Cape Town - Submissions on the Western Cape Biodiversity Bill were discussed by the Standing Committee on Agriculture with comments that varied from supportive to contentious.
Submissions were made by Birdlife SA, the City, the Department of Community Safety, Department of Agriculture, Department of Transport and Public Works, South African National Biodiversity Institute (Sanbi), Western Cape Biosphere Reserves NPC, Wildlife Ranching SA, Agri WC, Salga, Drakenstein, Whale Coast Conservation, Wildlife Animal Protection SA and Wildlife Ranchers’ Forum.
Biodiversity and Coastal management director Marlene Laros said they received a number of varying comments on the draft framework bill ranging from language used to arrangements of the sections set out.
A few of the submissions suggested they increase Marine Protected Areas (MPA) both offshore, coast and estuary and that the framework ban all blood sport of competitive wild fish in the deep sea, coast or estuary.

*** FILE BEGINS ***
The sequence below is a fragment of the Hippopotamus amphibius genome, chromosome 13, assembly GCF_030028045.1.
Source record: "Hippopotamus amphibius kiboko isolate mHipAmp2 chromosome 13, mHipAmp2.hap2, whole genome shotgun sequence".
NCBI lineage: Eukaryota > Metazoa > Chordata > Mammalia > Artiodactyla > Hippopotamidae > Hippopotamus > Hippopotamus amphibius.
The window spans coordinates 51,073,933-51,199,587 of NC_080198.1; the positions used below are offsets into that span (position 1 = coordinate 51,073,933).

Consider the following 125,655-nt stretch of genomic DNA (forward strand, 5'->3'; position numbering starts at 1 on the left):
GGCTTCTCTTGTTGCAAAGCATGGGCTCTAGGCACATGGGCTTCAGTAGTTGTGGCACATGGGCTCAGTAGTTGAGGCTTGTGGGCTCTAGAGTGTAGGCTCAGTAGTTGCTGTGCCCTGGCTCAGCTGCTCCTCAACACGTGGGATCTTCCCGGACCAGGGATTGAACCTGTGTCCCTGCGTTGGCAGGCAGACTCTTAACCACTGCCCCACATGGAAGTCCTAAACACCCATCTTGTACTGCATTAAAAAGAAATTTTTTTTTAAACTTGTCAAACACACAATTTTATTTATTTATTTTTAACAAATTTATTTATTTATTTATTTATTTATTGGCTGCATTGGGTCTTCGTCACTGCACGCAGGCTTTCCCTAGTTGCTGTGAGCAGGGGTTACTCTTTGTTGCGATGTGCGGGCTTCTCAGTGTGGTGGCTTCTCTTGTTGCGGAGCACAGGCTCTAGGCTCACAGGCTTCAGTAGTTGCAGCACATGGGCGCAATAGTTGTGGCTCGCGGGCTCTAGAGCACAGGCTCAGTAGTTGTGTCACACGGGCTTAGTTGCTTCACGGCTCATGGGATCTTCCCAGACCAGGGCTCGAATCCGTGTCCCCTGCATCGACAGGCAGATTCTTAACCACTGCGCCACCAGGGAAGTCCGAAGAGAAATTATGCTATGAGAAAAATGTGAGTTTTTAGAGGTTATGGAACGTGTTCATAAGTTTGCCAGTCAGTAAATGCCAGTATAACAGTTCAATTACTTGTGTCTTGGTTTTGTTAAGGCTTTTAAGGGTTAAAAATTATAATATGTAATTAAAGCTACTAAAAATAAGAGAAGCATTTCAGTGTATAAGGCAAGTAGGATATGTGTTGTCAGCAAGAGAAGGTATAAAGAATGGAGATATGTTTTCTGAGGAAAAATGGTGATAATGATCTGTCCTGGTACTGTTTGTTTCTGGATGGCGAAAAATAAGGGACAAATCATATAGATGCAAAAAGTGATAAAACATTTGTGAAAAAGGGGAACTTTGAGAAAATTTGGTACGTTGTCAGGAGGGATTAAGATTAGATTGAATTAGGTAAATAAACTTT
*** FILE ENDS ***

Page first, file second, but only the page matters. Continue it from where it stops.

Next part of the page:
To this, Laros said MPAs and the implementation of the Marine Living Resources Act were the exclusive legislative domain of national government and that CapeNature was currently appointed as management authority by the national Department of Forestry, Fisheries and the Environment for some MPAs in the province.
In their submission on the regulation of wildlife sanctuaries, game farms and similar commercial activities, Whale Coast Conservation said they strongly believed the commercial exploitation of wild animals confined to small encampments for breeding and close interaction with tourists should be regulated.
The conservation group said the Act should incorporate powers for CapeNature to set down criteria with which such enterprises must comply.
Committee chairperson Andricus van der Westhuizen said that although they received draft input from the national department of Forestry, Fisheries and the Environment, it was likely that they would be receiving a formal input from the department that would alter the bill before their next meeting on September 14.
“It is effectively the third time we are getting public comment and input and we think it strengthened the work significantly,” said Department of Environmental Affairs and Development Planning chief director Karen Shippey.